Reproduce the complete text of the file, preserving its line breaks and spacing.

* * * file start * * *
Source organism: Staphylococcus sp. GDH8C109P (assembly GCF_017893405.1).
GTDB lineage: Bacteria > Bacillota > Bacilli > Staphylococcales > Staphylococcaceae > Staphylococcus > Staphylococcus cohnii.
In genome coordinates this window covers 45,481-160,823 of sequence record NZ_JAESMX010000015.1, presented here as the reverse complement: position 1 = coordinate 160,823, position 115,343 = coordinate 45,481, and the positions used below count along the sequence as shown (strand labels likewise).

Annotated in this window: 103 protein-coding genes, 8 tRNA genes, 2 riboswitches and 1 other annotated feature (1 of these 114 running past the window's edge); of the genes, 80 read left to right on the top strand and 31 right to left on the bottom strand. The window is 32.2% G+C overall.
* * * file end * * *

Source organism: Staphylococcus sp. GDH8C109P (assembly GCF_017893405.1).
GTDB lineage: Bacteria > Bacillota > Bacilli > Staphylococcales > Staphylococcaceae > Staphylococcus > Staphylococcus cohnii.
In genome coordinates this window covers 45,481-160,823 of sequence record NZ_JAESMX010000015.1, presented here as the reverse complement: position 1 = coordinate 160,823, position 115,343 = coordinate 45,481, and the positions used below count along the sequence as shown (strand labels likewise).

Annotated in this window: 103 protein-coding genes, 8 tRNA genes, 2 riboswitches and 1 other annotated feature (1 of these 114 running past the window's edge); of the genes, 80 read left to right on the top strand and 31 right to left on the bottom strand. The window is 32.2% G+C overall.